Book Review: Benjamin Alire Saenz – Aristotle and Dante Discover the Secrets of the Universe

Beautiful. Just splendid. Period.

Title: Aristotle and Dante Discover the Secrets of the Universe
Author: Benjamin Alire Saenz
Publisher: Simon & Schuster Books for Young Readers
Publish Date: Feb 21, 2012

Goodreads: 4.3/5
Barnes and Noble: 4.9/5


Aristotle is an angry teen with a brother in prison. Dante is a know-it-all who has an unusual way of looking at the world. When the two meet at the swimming pool, they seem to have nothing in common. But as the loners start spending time together, they discover that they share a special friendship—the kind that changes lives and lasts a lifetime. And it is through this friendship that Ari and Dante will learn the most important truths about themselves and the kind of people they want to be.



I’m a little lost for words on this one – but in a good way!

The plot is not exhaustively complicated and the characters are very simple and realistic. I can imagine a friend, a family member or even myself in this story.

Aristotle, or Ari, comes from a true Mexican family. He’s got a very caring mother, a complex father that just came back from the war in Vietnam, two sisters beyond his age group and a brother in jail. Dante is a very curious boy with very understanding parents. My only opinion on the characters was that at some points in the book, they started to sound like each other and I got lost in the conversation. Though I think that is the good thing because you can feel the chemistry between the two main characters.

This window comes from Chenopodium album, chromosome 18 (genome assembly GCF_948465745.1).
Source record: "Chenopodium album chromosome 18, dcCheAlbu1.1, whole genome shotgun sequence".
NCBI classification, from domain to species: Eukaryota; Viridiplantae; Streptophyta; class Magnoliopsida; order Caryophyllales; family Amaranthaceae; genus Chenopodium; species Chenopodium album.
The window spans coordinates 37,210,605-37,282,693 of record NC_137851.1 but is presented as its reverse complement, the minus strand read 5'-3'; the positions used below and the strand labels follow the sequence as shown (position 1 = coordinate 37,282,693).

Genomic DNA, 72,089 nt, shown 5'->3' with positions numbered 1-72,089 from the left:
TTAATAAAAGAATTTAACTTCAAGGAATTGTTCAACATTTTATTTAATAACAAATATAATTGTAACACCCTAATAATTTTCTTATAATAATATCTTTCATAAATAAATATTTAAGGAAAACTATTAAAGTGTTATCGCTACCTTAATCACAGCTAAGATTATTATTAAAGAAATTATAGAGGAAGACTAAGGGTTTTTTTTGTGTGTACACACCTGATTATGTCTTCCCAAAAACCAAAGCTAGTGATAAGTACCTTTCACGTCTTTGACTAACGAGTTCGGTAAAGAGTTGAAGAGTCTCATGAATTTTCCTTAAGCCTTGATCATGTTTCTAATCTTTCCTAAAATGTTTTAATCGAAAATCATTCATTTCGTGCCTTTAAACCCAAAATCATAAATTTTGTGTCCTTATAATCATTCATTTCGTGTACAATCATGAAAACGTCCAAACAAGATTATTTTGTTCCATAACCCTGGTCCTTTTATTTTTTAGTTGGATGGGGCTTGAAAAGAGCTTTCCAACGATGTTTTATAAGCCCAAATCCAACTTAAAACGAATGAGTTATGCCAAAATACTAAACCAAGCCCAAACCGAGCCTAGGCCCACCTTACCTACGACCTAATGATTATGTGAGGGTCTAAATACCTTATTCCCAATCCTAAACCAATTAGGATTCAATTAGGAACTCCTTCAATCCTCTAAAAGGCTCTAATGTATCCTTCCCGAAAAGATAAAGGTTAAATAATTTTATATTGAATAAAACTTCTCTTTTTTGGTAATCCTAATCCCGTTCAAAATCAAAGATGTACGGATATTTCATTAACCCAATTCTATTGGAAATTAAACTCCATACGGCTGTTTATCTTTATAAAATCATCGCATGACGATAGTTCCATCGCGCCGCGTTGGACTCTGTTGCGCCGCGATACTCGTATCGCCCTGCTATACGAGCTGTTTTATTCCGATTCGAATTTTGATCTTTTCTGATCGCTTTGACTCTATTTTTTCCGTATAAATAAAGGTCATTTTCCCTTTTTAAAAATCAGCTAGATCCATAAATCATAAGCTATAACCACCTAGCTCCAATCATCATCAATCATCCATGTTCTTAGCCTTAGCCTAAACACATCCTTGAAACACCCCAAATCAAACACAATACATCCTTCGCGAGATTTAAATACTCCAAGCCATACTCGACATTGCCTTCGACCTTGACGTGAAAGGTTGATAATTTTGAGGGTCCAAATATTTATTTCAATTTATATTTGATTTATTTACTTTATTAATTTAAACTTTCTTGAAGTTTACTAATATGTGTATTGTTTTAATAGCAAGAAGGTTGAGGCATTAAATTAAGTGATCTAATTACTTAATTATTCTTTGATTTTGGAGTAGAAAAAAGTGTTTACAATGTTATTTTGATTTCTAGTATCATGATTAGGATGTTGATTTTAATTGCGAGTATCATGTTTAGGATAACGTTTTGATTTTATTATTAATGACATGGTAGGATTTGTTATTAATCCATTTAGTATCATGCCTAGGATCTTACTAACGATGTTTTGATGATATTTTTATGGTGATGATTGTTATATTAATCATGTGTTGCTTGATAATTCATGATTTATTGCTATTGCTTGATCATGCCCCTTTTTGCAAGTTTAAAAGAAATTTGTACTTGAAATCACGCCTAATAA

What I love most about the book is solely how it is written.

I ended up highlighting a lot of lines in each chapter!  Saenz has a very poetic way of delivering the emotions onto the scene. He doesn’t write in very complicated words and the simplicity just got me so hooked into it.

The pacing and fluidity is profound.

Oddly, I think every chapter is a short story, all compounded and chronologically arranged into one book. That is totally interesting to read as you won’t get bored in any one chapter. And once you do start waning interest, you find yourself at the end of the chapter and it closes in a good mark, sparking your interest again to read the next one.

Saenz perfectly addresses the emotions and complexities of homosexuality, gender roles, hate crime and racial stereotypes. He dealt with it in a warm and understanding manner, a way where even an elementary child could emotionally empathize with the characters.

This book just reminds me of myself before high school. I had so many questions about the world and society. It’s funny how Saenz was able to answer most of my questions about heartache and acceptance in a truly inspiring manner.

The only thing I didn’t like though was the ending. Not a big factor, though. With LGBT themes, I prefer a darker and sadder ending. But that’s just me.


OVERALL: 4 stars

Stars 4.0

This book is truly heart-warming story for the confused and the inquisitive. No sex nor explicit violence. Just pure and innocent inner deliberations of the world and society.

A must-read.



Hope you guys found my review entertaining and informative.

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